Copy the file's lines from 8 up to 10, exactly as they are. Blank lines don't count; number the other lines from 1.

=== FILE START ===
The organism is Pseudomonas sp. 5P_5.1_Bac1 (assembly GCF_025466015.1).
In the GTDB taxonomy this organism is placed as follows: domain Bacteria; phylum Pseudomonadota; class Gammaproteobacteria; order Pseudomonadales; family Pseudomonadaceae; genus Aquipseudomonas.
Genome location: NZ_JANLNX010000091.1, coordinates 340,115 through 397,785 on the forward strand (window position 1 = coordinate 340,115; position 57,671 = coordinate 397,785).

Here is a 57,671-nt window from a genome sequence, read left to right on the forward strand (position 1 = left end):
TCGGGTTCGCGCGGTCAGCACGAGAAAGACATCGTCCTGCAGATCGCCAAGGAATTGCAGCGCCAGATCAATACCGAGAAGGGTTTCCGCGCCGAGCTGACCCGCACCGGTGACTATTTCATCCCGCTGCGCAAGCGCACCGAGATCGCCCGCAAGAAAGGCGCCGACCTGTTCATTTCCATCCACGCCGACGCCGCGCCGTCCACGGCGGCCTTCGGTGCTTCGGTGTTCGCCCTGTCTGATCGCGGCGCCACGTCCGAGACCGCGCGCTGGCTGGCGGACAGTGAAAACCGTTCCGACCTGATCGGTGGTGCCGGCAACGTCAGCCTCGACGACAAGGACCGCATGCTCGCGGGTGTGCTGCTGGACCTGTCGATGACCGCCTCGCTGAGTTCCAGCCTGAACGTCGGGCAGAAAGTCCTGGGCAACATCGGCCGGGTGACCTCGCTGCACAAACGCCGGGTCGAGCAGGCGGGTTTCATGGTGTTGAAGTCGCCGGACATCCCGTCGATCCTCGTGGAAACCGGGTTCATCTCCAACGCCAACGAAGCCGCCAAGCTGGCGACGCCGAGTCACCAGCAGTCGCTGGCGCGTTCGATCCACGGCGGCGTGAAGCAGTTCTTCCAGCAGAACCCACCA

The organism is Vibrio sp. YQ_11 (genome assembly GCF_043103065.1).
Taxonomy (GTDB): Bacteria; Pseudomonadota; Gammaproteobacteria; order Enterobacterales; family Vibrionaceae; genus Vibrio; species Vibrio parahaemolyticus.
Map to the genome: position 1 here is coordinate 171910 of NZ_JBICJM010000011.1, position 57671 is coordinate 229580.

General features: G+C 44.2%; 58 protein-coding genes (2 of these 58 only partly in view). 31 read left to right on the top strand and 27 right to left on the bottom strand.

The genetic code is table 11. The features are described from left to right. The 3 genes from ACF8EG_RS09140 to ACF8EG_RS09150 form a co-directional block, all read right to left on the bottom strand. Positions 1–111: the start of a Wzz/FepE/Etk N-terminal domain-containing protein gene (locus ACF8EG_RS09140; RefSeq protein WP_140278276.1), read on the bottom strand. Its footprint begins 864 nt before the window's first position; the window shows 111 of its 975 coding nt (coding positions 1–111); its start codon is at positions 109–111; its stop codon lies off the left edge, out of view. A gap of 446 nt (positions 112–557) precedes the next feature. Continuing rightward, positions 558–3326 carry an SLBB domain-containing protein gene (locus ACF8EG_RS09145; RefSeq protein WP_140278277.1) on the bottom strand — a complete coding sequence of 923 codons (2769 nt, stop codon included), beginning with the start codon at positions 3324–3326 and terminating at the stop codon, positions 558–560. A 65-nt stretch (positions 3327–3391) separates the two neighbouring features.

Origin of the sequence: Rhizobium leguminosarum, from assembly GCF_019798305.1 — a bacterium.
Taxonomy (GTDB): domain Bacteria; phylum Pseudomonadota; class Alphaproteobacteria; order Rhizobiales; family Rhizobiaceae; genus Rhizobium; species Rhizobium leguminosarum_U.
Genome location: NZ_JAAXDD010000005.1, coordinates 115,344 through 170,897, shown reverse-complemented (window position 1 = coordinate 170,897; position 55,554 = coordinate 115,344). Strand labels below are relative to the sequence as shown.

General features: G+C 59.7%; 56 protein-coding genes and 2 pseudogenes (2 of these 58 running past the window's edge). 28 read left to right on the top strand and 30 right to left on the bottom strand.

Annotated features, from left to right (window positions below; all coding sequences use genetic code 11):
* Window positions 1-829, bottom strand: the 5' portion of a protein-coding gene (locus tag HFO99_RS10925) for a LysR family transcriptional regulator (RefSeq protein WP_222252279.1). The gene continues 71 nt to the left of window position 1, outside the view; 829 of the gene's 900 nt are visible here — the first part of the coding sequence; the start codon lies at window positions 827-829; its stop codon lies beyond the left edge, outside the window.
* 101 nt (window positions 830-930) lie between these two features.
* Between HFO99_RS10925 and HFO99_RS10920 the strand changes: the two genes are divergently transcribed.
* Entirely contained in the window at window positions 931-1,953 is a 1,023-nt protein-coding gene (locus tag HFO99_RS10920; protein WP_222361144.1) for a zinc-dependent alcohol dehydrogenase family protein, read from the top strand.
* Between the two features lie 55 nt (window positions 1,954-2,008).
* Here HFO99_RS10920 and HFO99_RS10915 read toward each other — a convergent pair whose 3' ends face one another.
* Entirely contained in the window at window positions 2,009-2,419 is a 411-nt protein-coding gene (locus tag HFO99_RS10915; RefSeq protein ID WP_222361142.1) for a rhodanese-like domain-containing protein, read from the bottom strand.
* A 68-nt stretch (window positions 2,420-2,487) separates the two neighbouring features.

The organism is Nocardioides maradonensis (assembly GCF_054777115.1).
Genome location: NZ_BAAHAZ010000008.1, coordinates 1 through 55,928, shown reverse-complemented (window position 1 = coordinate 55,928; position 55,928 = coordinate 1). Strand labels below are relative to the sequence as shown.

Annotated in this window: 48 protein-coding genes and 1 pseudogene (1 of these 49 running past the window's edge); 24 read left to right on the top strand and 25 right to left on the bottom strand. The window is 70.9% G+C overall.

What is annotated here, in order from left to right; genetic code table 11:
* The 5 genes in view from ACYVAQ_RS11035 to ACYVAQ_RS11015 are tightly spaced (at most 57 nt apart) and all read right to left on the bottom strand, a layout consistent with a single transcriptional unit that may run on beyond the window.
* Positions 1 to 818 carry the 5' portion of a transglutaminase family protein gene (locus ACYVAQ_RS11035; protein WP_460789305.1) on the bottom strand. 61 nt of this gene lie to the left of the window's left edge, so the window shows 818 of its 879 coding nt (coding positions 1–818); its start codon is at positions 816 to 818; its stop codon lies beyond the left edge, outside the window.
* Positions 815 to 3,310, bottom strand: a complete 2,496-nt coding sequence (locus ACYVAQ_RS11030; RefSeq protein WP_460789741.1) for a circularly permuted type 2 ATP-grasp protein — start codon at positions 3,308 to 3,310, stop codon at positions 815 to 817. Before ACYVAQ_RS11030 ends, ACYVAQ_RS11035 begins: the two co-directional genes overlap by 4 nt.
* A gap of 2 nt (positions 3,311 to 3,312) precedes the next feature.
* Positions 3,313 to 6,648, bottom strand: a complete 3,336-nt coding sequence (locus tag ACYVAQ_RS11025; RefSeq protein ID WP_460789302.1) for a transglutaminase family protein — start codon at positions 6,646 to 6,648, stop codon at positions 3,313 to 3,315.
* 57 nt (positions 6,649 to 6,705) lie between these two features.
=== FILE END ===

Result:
Map to the genome: position 1 here is coordinate 171910 of NZ_JBICJM010000011.1, position 57671 is coordinate 229580.

General features: G+C 44.2%; 58 protein-coding genes (2 of these 58 only partly in view). 31 read left to right on the top strand and 27 right to left on the bottom strand.

The genetic code is table 11. The features are described from left to right. The 3 genes from ACF8EG_RS09140 to ACF8EG_RS09150 form a co-directional block, all read right to left on the bottom strand. Positions 1–111: the start of a Wzz/FepE/Etk N-terminal domain-containing protein gene (locus ACF8EG_RS09140; RefSeq protein WP_140278276.1), read on the bottom strand. Its footprint begins 864 nt before the window's first position; the window shows 111 of its 975 coding nt (coding positions 1–111); its start codon is at positions 109–111; its stop codon lies off the left edge, out of view. A gap of 446 nt (positions 112–557) precedes the next feature. Continuing rightward, positions 558–3326 carry an SLBB domain-containing protein gene (locus ACF8EG_RS09145; RefSeq protein WP_140278277.1) on the bottom strand — a complete coding sequence of 923 codons (2769 nt, stop codon included), beginning with the start codon at positions 3324–3326 and terminating at the stop codon, positions 558–560. A 65-nt stretch (positions 3327–3391) separates the two neighbouring features.